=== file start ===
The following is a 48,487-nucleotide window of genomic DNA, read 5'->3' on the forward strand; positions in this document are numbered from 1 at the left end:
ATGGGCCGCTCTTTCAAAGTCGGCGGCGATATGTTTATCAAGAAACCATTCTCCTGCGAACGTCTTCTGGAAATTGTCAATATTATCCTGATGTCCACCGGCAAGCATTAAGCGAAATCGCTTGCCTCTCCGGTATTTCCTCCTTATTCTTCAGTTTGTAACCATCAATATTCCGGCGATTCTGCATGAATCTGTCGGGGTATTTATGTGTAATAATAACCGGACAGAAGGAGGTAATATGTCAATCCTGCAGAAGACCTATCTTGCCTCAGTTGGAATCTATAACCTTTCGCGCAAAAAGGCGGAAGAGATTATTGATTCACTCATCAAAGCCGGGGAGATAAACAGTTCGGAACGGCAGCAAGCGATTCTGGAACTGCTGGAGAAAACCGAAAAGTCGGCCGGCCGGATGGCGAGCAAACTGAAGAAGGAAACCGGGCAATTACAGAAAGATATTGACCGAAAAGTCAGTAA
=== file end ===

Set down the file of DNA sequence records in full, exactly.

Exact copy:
The following is a 48,487-nucleotide window of genomic DNA, read 5'->3' on the forward strand; positions in this document are numbered from 1 at the left end:
ATGGGCCGCTCTTTCAAAGTCGGCGGCGATATGTTTATCAAGAAACCATTCTCCTGCGAACGTCTTCTGGAAATTGTCAATATTATCCTGATGTCCACCGGCAAGCATTAAGCGAAATCGCTTGCCTCTCCGGTATTTCCTCCTTATTCTTCAGTTTGTAACCATCAATATTCCGGCGATTCTGCATGAATCTGTCGGGGTATTTATGTGTAATAATAACCGGACAGAAGGAGGTAATATGTCAATCCTGCAGAAGACCTATCTTGCCTCAGTTGGAATCTATAACCTTTCGCGCAAAAAGGCGGAAGAGATTATTGATTCACTCATCAAAGCCGGGGAGATAAACAGTTCGGAACGGCAGCAAGCGATTCTGGAACTGCTGGAGAAAACCGAAAAGTCGGCCGGCCGGATGGCGAGCAAACTGAAGAAGGAAACCGGGCAATTACAGAAAGATATTGACCGAAAAGTCAGTAA